Sunday May 11 – Biala Podlaska, Biala International Blues Festival.
Another relatively long-drive for European touring today, approximately 5-6 hours. We are going as far east as we will go in Poland, getting about 40 km (25 miles) from the Russian border. We joke a bit about “wandering” into Russia, but we know it’s no joke, not with the hostile situation raised by Russia towards the other neighbor in the region, Ukraine. Ewa, our tour manager, assures us it is unlike any other border we would wander upon in our travels. We would not just pass through without an inspection and that’s something we’d not be interested in. It would make last night’s Poznan late-night drunk boys look harmless in comparison.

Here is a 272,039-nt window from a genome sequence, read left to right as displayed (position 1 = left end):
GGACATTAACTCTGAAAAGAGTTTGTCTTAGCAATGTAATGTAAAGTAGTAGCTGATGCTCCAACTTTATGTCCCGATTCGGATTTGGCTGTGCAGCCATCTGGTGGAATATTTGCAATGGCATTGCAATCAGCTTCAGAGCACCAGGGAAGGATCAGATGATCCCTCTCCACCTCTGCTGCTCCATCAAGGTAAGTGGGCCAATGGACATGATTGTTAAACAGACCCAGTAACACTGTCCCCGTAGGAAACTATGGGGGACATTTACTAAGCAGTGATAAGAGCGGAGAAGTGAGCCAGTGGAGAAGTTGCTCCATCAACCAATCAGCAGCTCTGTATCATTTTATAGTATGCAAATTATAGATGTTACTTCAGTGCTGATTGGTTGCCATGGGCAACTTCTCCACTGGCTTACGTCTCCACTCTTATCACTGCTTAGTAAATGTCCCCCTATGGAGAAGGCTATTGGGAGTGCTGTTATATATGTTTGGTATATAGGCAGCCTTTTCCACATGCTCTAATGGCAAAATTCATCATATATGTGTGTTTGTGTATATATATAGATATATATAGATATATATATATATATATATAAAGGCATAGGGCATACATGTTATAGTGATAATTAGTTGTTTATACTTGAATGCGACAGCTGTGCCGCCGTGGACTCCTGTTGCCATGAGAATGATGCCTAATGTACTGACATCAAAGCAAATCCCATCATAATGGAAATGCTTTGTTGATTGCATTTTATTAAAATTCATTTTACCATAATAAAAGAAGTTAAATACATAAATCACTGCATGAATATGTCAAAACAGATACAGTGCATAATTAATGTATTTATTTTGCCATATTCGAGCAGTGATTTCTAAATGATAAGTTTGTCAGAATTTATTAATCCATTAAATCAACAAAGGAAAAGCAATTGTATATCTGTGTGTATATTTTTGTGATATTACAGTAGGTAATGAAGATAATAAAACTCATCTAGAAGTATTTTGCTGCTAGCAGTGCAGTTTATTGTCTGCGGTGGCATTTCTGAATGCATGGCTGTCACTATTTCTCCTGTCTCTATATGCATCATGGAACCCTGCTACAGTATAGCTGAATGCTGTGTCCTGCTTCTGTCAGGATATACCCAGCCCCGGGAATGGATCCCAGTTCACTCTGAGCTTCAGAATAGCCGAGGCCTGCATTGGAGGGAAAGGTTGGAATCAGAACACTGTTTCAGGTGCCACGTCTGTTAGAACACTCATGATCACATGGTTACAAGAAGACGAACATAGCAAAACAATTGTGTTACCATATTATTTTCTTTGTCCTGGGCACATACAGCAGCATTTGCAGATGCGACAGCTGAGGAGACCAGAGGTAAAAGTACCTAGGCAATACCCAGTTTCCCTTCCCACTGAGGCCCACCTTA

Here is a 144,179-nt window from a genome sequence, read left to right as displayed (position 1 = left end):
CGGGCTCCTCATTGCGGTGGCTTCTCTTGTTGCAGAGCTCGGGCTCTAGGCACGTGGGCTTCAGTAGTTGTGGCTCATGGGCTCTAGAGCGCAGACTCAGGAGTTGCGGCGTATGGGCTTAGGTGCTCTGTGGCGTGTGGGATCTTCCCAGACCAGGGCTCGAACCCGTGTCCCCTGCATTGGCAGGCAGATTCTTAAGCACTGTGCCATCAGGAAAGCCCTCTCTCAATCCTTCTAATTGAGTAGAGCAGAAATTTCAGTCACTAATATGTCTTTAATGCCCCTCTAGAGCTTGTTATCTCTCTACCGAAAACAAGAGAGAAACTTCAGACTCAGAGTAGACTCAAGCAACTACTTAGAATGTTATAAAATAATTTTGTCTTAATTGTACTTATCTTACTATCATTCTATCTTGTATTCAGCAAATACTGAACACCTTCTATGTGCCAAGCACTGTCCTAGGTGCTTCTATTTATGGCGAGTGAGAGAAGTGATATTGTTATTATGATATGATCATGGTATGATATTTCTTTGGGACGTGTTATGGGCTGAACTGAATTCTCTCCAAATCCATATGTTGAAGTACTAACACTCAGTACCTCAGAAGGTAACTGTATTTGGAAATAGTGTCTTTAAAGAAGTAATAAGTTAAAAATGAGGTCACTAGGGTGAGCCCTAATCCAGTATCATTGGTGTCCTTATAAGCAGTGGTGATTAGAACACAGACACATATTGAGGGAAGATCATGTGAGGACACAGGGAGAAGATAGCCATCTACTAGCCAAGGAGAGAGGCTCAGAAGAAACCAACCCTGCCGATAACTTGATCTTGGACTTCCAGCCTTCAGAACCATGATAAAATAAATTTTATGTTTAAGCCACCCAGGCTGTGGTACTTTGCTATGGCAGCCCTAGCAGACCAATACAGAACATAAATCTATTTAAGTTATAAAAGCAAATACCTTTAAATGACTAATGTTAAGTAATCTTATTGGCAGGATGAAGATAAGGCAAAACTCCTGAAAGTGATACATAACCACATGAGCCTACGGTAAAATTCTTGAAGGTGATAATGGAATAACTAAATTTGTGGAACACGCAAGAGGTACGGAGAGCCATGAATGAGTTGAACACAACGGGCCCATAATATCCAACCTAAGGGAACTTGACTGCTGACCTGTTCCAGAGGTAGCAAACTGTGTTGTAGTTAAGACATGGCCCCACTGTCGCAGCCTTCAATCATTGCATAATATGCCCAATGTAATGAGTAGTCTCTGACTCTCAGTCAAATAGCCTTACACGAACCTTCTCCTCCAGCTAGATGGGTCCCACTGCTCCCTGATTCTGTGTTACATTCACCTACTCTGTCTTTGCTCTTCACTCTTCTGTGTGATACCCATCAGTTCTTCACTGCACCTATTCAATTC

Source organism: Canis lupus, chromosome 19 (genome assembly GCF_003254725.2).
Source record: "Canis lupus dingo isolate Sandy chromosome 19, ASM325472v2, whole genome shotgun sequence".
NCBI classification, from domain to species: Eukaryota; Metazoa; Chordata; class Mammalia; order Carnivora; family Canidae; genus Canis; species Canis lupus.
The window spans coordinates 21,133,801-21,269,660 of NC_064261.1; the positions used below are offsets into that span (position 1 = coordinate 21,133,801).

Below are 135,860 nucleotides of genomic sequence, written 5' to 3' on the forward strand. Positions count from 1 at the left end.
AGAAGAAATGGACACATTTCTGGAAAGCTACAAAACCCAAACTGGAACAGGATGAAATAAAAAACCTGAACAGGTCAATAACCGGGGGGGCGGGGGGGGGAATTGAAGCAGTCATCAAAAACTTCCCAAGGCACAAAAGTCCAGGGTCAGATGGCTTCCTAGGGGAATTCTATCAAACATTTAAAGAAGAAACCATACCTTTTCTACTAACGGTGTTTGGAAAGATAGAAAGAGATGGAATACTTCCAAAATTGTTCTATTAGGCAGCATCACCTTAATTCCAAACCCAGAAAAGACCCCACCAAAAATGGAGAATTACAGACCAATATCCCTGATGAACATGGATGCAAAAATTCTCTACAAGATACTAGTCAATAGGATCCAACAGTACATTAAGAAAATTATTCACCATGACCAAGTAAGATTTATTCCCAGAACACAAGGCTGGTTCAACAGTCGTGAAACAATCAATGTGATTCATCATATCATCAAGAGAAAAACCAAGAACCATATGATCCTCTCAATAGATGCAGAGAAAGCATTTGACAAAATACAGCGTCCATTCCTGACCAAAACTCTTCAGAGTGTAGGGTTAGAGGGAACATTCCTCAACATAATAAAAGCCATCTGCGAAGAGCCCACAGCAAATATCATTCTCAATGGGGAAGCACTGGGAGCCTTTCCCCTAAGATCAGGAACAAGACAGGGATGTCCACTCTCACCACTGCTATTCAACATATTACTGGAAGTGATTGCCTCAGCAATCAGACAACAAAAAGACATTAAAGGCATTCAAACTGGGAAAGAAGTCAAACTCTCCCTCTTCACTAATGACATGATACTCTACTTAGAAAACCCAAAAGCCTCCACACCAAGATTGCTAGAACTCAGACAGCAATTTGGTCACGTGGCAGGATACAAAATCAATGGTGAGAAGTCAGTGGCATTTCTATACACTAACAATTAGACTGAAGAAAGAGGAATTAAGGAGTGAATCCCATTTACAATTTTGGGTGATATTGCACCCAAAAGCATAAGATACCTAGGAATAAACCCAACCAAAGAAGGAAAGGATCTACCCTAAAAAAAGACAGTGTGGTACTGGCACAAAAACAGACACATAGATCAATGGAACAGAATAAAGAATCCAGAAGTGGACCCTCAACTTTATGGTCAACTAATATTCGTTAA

We are playing the 7th Annual Biala International Blues Festival. It is a relatively small festival, compared to what many Americans will think of in terms of a festival, but it is still an important international event for this medium-sized town. There’s a lot of local media covering the event, including a big article in the local paper & the local television station is covering the event.
We are playing in the early evening between a very talented local trio and the Alvon Johnson band. Johnson is from San Francisco and plays with a band of Polish musicians that back him and other blues & rock acts from around the globe. There was a great deal of skill on display tonight, as Alvon was a great showman and guitarist with what we all agreed were the best vocals we’ve heard all tour.